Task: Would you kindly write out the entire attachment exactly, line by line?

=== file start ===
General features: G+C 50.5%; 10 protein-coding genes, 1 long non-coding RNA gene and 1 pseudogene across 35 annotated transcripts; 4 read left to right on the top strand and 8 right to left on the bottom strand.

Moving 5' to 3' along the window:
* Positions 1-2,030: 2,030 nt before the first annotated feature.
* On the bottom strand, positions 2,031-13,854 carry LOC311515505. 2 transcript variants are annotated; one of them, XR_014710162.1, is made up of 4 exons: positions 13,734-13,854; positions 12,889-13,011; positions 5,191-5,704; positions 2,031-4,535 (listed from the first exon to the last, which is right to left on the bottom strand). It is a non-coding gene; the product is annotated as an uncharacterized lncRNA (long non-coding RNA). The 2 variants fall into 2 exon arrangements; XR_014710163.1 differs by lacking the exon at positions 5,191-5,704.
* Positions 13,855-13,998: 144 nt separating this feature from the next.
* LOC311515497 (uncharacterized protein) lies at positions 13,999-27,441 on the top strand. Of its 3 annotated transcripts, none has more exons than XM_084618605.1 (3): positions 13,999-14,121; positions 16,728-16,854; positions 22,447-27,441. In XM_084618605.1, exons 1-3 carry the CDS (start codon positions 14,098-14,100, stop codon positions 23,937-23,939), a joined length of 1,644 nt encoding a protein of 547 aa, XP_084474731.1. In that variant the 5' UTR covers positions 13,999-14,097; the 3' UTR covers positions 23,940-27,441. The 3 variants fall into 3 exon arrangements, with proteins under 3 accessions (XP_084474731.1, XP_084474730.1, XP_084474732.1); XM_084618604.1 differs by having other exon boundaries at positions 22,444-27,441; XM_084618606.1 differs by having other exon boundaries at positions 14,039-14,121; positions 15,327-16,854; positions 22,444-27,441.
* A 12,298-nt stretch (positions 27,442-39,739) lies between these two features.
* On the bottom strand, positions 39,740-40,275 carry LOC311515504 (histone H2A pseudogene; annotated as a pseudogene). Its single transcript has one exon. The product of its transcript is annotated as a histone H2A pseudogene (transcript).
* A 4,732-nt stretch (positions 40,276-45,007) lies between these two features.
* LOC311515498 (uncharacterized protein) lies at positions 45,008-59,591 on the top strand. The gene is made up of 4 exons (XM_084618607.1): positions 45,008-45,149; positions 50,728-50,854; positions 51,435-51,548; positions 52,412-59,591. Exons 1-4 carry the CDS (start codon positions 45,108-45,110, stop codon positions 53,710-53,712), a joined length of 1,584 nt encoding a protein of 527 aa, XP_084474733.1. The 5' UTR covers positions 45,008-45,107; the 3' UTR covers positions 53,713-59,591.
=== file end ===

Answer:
General features: G+C 50.5%; 10 protein-coding genes, 1 long non-coding RNA gene and 1 pseudogene across 35 annotated transcripts; 4 read left to right on the top strand and 8 right to left on the bottom strand.

Moving 5' to 3' along the window:
* Positions 1-2,030: 2,030 nt before the first annotated feature.
* On the bottom strand, positions 2,031-13,854 carry LOC311515505. 2 transcript variants are annotated; one of them, XR_014710162.1, is made up of 4 exons: positions 13,734-13,854; positions 12,889-13,011; positions 5,191-5,704; positions 2,031-4,535 (listed from the first exon to the last, which is right to left on the bottom strand). It is a non-coding gene; the product is annotated as an uncharacterized lncRNA (long non-coding RNA). The 2 variants fall into 2 exon arrangements; XR_014710163.1 differs by lacking the exon at positions 5,191-5,704.
* Positions 13,855-13,998: 144 nt separating this feature from the next.
* LOC311515497 (uncharacterized protein) lies at positions 13,999-27,441 on the top strand. Of its 3 annotated transcripts, none has more exons than XM_084618605.1 (3): positions 13,999-14,121; positions 16,728-16,854; positions 22,447-27,441. In XM_084618605.1, exons 1-3 carry the CDS (start codon positions 14,098-14,100, stop codon positions 23,937-23,939), a joined length of 1,644 nt encoding a protein of 547 aa, XP_084474731.1. In that variant the 5' UTR covers positions 13,999-14,097; the 3' UTR covers positions 23,940-27,441. The 3 variants fall into 3 exon arrangements, with proteins under 3 accessions (XP_084474731.1, XP_084474730.1, XP_084474732.1); XM_084618604.1 differs by having other exon boundaries at positions 22,444-27,441; XM_084618606.1 differs by having other exon boundaries at positions 14,039-14,121; positions 15,327-16,854; positions 22,444-27,441.
* A 12,298-nt stretch (positions 27,442-39,739) lies between these two features.
* On the bottom strand, positions 39,740-40,275 carry LOC311515504 (histone H2A pseudogene; annotated as a pseudogene). Its single transcript has one exon. The product of its transcript is annotated as a histone H2A pseudogene (transcript).
* A 4,732-nt stretch (positions 40,276-45,007) lies between these two features.
* LOC311515498 (uncharacterized protein) lies at positions 45,008-59,591 on the top strand. The gene is made up of 4 exons (XM_084618607.1): positions 45,008-45,149; positions 50,728-50,854; positions 51,435-51,548; positions 52,412-59,591. Exons 1-4 carry the CDS (start codon positions 45,108-45,110, stop codon positions 53,710-53,712), a joined length of 1,584 nt encoding a protein of 527 aa, XP_084474733.1. The 5' UTR covers positions 45,008-45,107; the 3' UTR covers positions 53,713-59,591.